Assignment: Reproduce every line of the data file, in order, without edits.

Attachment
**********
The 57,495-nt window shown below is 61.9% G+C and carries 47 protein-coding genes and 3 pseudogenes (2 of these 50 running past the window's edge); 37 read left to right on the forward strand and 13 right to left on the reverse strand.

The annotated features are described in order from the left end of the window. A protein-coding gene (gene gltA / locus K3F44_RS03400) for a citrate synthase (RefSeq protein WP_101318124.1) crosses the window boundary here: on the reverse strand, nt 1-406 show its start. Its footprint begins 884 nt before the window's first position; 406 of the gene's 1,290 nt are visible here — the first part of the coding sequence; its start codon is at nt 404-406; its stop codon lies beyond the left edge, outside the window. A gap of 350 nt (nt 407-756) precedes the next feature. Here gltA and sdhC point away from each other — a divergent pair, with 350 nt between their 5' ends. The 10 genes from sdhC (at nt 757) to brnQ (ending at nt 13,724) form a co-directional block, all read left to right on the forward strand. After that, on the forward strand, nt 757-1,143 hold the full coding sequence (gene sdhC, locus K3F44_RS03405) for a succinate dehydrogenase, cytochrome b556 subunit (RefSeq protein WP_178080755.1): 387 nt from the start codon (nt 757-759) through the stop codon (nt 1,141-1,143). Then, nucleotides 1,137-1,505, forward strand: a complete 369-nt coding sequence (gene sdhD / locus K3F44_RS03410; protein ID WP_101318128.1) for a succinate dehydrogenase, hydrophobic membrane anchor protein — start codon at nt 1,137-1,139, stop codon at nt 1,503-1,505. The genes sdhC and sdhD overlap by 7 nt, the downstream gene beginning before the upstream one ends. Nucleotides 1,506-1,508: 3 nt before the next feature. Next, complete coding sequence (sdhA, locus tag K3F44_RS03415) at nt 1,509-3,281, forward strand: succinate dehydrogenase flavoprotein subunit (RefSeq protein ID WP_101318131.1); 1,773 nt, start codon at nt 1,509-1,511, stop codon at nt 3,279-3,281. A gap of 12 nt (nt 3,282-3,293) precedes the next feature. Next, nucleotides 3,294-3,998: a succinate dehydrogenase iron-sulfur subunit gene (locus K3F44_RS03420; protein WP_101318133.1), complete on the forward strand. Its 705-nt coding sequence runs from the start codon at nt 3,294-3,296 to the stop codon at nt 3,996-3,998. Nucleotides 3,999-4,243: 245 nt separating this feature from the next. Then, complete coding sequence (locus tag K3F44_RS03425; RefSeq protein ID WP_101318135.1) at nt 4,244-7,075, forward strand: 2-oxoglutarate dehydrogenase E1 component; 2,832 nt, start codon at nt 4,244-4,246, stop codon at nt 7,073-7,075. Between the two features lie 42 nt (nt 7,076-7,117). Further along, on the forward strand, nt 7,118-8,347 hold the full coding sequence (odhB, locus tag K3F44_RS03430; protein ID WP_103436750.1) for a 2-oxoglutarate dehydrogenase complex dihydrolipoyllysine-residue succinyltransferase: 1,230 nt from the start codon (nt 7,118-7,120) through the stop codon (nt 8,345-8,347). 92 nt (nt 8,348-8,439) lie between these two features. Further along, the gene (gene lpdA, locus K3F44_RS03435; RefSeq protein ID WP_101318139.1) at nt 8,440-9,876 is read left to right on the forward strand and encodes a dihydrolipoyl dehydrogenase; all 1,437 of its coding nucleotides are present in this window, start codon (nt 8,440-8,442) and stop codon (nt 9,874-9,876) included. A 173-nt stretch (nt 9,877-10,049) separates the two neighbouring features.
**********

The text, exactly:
The 57,495-nt window shown below is 61.9% G+C and carries 47 protein-coding genes and 3 pseudogenes (2 of these 50 running past the window's edge); 37 read left to right on the forward strand and 13 right to left on the reverse strand.

The annotated features are described in order from the left end of the window. A protein-coding gene (gene gltA / locus K3F44_RS03400) for a citrate synthase (RefSeq protein WP_101318124.1) crosses the window boundary here: on the reverse strand, nt 1-406 show its start. Its footprint begins 884 nt before the window's first position; 406 of the gene's 1,290 nt are visible here — the first part of the coding sequence; its start codon is at nt 404-406; its stop codon lies beyond the left edge, outside the window. A gap of 350 nt (nt 407-756) precedes the next feature. Here gltA and sdhC point away from each other — a divergent pair, with 350 nt between their 5' ends. The 10 genes from sdhC (at nt 757) to brnQ (ending at nt 13,724) form a co-directional block, all read left to right on the forward strand. After that, on the forward strand, nt 757-1,143 hold the full coding sequence (gene sdhC, locus K3F44_RS03405) for a succinate dehydrogenase, cytochrome b556 subunit (RefSeq protein WP_178080755.1): 387 nt from the start codon (nt 757-759) through the stop codon (nt 1,141-1,143). Then, nucleotides 1,137-1,505, forward strand: a complete 369-nt coding sequence (gene sdhD / locus K3F44_RS03410; protein ID WP_101318128.1) for a succinate dehydrogenase, hydrophobic membrane anchor protein — start codon at nt 1,137-1,139, stop codon at nt 1,503-1,505. The genes sdhC and sdhD overlap by 7 nt, the downstream gene beginning before the upstream one ends. Nucleotides 1,506-1,508: 3 nt before the next feature. Next, complete coding sequence (sdhA, locus tag K3F44_RS03415) at nt 1,509-3,281, forward strand: succinate dehydrogenase flavoprotein subunit (RefSeq protein ID WP_101318131.1); 1,773 nt, start codon at nt 1,509-1,511, stop codon at nt 3,279-3,281. A gap of 12 nt (nt 3,282-3,293) precedes the next feature. Next, nucleotides 3,294-3,998: a succinate dehydrogenase iron-sulfur subunit gene (locus K3F44_RS03420; protein WP_101318133.1), complete on the forward strand. Its 705-nt coding sequence runs from the start codon at nt 3,294-3,296 to the stop codon at nt 3,996-3,998. Nucleotides 3,999-4,243: 245 nt separating this feature from the next. Then, complete coding sequence (locus tag K3F44_RS03425; RefSeq protein ID WP_101318135.1) at nt 4,244-7,075, forward strand: 2-oxoglutarate dehydrogenase E1 component; 2,832 nt, start codon at nt 4,244-4,246, stop codon at nt 7,073-7,075. Between the two features lie 42 nt (nt 7,076-7,117). Further along, on the forward strand, nt 7,118-8,347 hold the full coding sequence (odhB, locus tag K3F44_RS03430; protein ID WP_103436750.1) for a 2-oxoglutarate dehydrogenase complex dihydrolipoyllysine-residue succinyltransferase: 1,230 nt from the start codon (nt 7,118-7,120) through the stop codon (nt 8,345-8,347). 92 nt (nt 8,348-8,439) lie between these two features. Further along, the gene (gene lpdA, locus K3F44_RS03435; RefSeq protein ID WP_101318139.1) at nt 8,440-9,876 is read left to right on the forward strand and encodes a dihydrolipoyl dehydrogenase; all 1,437 of its coding nucleotides are present in this window, start codon (nt 8,440-8,442) and stop codon (nt 9,874-9,876) included. A 173-nt stretch (nt 9,877-10,049) separates the two neighbouring features.